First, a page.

In fact, nutmeg is the star ingredient in an anti-inflammatory facial cleanser that you can make at home. There are a lot of reasons that homemade skincare products are superior to their store-bought counterparts. Even if you’re not too worried about your budget, you should be very concerned about the disturbing amount of toxic ingredients these products often contain – some of which might not even appear on the label.

As a matter of fact, thousands of so-called “organic” beauty products were recently found to contain chemicals that have been banned. The Environmental Working Group found that many of these products contained dangerous or hidden ingredients much in the same way that Mike Adams, the Health Ranger, uncovered hidden toxic ingredients in popular foods in his book, Food Forensics.

You can’t trust beauty product labels

The FDA does not have an official definition of the word “organic” as it pertains to cosmetics, which means that brands can get creative with their labels in order to deceive customers. A product that says it is made with 100% organic ingredients, for example, might only contain one or two organic ingredients. While those one or two ingredients might indeed be fully organic, there could be any number of other synthetic or downright toxic ingredients in that same product.

This is why making your own skincare products is ideal. It only takes a few minutes to whip up some very effective skincare treatments, and there’s a good chance you already have many of the necessary ingredients on hand. You can experiment with ratios to see what works best for your particular skin type, and you can have the peace of mind that comes from knowing everything you are placing on your body’s biggest organ is truly natural and organic.

Healing Nutmeg Facial Cleanser Recipe

The following facial cleanser is great for reducing inflammation and combating acne, thanks largely to the inclusion of nutmeg. Chinese medicine uses nutmeg to treat inflammation from arthritis and joint pains, and it’s those same anti-inflammatory abilities that can help it make your pimples a lot less noticeable. It also has antibacterial and antiviral properties, making it well suited to curbing infections and clogged pores.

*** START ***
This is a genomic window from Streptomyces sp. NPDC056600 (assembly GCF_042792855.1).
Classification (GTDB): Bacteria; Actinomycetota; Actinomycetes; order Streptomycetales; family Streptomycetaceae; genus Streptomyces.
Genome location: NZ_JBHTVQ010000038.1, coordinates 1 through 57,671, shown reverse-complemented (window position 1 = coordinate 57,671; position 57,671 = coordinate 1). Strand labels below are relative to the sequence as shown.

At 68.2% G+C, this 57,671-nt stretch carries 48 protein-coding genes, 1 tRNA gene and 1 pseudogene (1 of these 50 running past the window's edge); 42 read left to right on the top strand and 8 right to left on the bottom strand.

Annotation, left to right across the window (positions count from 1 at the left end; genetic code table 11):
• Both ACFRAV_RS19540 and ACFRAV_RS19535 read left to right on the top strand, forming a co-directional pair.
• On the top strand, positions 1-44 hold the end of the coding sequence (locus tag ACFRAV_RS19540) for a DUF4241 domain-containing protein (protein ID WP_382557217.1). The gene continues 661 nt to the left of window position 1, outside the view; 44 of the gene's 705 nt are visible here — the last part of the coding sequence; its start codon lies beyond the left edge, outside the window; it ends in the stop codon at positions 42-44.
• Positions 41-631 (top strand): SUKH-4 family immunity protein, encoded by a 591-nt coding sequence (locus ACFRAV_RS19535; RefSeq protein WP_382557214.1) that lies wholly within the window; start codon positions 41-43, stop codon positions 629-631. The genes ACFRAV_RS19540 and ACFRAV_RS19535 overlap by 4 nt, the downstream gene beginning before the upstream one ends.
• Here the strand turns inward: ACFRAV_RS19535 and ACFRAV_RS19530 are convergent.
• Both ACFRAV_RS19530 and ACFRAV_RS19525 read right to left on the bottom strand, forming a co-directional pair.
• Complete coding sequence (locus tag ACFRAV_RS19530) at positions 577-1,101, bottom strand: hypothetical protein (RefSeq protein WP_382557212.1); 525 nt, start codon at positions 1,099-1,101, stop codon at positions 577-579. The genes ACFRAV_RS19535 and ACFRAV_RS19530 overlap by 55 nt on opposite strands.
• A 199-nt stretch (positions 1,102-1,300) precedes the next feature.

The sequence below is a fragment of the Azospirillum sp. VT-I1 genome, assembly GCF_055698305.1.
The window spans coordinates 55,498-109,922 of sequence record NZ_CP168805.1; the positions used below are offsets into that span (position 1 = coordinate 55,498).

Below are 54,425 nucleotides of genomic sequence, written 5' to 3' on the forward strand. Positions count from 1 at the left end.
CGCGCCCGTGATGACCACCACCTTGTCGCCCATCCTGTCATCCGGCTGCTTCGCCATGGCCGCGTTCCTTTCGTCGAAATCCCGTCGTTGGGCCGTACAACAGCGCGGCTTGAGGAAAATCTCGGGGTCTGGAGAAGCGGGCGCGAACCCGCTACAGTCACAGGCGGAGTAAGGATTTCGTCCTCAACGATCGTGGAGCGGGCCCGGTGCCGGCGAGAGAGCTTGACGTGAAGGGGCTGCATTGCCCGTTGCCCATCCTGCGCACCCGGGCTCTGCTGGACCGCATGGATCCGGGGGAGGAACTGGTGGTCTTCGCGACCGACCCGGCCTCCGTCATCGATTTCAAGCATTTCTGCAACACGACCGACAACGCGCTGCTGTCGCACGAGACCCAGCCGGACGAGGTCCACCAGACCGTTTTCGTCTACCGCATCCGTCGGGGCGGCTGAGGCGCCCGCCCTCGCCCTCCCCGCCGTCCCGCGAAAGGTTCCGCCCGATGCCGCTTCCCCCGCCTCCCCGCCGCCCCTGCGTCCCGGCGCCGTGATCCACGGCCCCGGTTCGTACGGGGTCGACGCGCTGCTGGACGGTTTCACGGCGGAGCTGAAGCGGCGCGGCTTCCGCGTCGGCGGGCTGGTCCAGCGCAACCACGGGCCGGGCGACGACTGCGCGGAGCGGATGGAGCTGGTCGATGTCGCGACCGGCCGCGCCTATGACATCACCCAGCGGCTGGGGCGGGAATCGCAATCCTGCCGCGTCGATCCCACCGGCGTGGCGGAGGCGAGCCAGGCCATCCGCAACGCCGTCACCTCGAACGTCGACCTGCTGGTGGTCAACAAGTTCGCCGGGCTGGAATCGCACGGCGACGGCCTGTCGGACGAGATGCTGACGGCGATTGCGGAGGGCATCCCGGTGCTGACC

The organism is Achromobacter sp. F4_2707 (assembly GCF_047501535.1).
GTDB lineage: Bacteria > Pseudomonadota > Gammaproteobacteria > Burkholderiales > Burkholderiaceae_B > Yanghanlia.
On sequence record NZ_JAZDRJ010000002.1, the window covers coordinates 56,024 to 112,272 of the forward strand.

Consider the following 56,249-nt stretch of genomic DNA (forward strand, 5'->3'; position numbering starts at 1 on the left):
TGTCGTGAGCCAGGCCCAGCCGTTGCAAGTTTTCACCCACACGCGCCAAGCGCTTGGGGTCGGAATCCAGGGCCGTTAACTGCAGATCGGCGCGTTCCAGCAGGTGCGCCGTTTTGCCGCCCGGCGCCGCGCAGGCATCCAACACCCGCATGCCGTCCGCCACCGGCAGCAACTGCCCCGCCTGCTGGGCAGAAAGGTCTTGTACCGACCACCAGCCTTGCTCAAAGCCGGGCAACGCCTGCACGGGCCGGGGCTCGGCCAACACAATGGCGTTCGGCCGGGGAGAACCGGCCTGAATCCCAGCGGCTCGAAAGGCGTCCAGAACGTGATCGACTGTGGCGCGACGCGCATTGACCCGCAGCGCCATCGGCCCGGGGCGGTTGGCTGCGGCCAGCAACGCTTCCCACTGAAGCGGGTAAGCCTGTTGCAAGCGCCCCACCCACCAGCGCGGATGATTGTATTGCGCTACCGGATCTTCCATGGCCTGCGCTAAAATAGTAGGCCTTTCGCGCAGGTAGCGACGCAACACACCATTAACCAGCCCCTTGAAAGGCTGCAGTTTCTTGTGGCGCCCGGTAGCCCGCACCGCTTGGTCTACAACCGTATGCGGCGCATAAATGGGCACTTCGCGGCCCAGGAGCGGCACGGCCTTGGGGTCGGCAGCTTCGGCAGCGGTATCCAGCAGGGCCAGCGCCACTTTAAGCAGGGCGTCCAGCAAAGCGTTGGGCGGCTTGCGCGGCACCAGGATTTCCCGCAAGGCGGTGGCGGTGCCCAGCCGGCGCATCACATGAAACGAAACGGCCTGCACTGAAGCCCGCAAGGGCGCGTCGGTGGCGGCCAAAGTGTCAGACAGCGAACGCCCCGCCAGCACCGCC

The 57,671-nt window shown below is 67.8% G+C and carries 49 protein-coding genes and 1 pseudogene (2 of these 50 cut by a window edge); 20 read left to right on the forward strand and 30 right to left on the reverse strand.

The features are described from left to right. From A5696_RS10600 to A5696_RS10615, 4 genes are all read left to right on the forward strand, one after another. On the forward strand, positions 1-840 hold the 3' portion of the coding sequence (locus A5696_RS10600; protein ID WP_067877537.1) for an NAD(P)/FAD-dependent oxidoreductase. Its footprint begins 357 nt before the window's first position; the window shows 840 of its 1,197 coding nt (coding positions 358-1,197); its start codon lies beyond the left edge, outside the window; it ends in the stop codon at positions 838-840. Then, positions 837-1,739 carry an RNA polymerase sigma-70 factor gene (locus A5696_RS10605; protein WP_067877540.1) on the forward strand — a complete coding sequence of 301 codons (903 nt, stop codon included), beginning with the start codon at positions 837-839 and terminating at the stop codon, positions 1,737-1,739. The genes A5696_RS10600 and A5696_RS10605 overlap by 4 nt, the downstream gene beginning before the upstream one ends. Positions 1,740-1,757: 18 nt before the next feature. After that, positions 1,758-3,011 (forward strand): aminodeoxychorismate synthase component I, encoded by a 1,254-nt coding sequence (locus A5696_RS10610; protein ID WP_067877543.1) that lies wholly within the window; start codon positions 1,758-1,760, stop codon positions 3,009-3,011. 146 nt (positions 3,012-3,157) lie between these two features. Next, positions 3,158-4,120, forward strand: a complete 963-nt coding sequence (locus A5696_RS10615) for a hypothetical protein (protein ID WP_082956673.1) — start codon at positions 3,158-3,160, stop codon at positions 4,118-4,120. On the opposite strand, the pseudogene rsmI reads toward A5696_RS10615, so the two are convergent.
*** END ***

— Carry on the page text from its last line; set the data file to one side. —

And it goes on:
While any ground nutmeg will do, freshly ground nutmeg is more potent than the bottled variety.  Nutmeg is also pretty good for you when taken internally. It can clear up digestive troubles, help with sleep, improve your blood circulation and boost brain function, so make yourself some tea and add a bit of this powerful herb!

The lactic acid in the yogurt will exfoliate your dead skin cells without irritating them and also help brighten your complexion, while the honey will hydrate your skin. Like nutmeg, it’s also antimicrobial. Manuka honey is an ideal cleansing ingredient because it’s soothing in addition to moisturizing. The apple cider vinegar is used to help to remove dirt and makeup from your skin and serves as an astringent, while the clove oil is great at clearing up acne thanks to the antiseptic action of the eugenol it contains.


1 tsp nutmeg
2 tsp baking soda
3 tbsp raw honey
1 tbsp plain organic yogurt
2-3 drops of clove oil
2-3 drops of apple cider vinegar


Mix the nutmeg and baking soda together in a small bowl. Add the honey and yogurt and stir until the dry ingredients are fully incorporated. Add the clove oil and apple cider vinegar.

Apply this mixture to your face and leave it on for ten minutes before rinsing off with warm water.

Sources include:







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Another study links diet soda to weight gain /womensfitnessfocus/2016-12-18-another-study-links-diet-soda-to-weight-gain.html /womensfitnessfocus/2016-12-18-another-study-links-diet-soda-to-weight-gain.html#respond Wed, 30 Nov -0001 00:00:00 +0000 A recent study has added more weight (pun intended) to the argument that artificial sweeteners do not help people in controlling their weight – in fact, the consumption of diet drinks actually contributes to obesity.

This latest investigation on the subject was conducted by the National Institute on Aging and the National Institutes of Health in Baltimore, Maryland. The researchers analyzed data compiled from 1984 to 2006 as part of the Baltimore Longitudinal Study of Aging.

After correcting the data of the 1,454 study participants for lifestyle factors such as smoking, gender and diet, the team found a link between obesity levels, body size and the consumption of diet soda.

Chronic low-calorie sweetener consumption was shown to contribute to obesity, particularly abdominal obesity.

The study confirmed the results of previous studies showing a link between artificial sweeteners and obesity, and since the data involved a large sample group studied over a long period of time, the findings can be considered definitive proof that such a link exists.